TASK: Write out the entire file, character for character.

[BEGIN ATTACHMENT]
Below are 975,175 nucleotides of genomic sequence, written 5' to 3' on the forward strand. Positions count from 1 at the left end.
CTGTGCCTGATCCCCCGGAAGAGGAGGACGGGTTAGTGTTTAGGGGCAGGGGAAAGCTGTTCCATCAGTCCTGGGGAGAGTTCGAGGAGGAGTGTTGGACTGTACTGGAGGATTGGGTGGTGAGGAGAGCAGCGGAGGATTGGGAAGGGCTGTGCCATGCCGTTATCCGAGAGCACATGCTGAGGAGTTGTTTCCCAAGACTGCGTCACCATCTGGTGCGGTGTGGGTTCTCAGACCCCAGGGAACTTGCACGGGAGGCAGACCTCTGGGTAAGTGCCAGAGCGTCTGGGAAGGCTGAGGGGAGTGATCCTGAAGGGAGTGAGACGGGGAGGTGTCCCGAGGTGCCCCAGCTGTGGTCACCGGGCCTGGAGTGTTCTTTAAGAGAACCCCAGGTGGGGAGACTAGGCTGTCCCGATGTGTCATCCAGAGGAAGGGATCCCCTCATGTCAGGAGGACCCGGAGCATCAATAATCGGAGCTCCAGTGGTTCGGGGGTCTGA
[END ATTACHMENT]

Below are 975,175 nucleotides of genomic sequence, written 5' to 3' on the forward strand. Positions count from 1 at the left end.
CTGTGCCTGATCCCCCGGAAGAGGAGGACGGGTTAGTGTTTAGGGGCAGGGGAAAGCTGTTCCATCAGTCCTGGGGAGAGTTCGAGGAGGAGTGTTGGACTGTACTGGAGGATTGGGTGGTGAGGAGAGCAGCGGAGGATTGGGAAGGGCTGTGCCATGCCGTTATCCGAGAGCACATGCTGAGGAGTTGTTTCCCAAGACTGCGTCACCATCTGGTGCGGTGTGGGTTCTCAGACCCCAGGGAACTTGCACGGGAGGCAGACCTCTGGGTAAGTGCCAGAGCGTCTGGGAAGGCTGAGGGGAGTGATCCTGAAGGGAGTGAGACGGGGAGGTGTCCCGAGGTGCCCCAGCTGTGGTCACCGGGCCTGGAGTGTTCTTTAAGAGAACCCCAGGTGGGGAGACTAGGCTGTCCCGATGTGTCATCCAGAGGAAGGGATCCCCTCATGTCAGGAGGACCCGGAGCATCAATAATCGGAGCTCCAGTGGTTCGGGGGTCTGA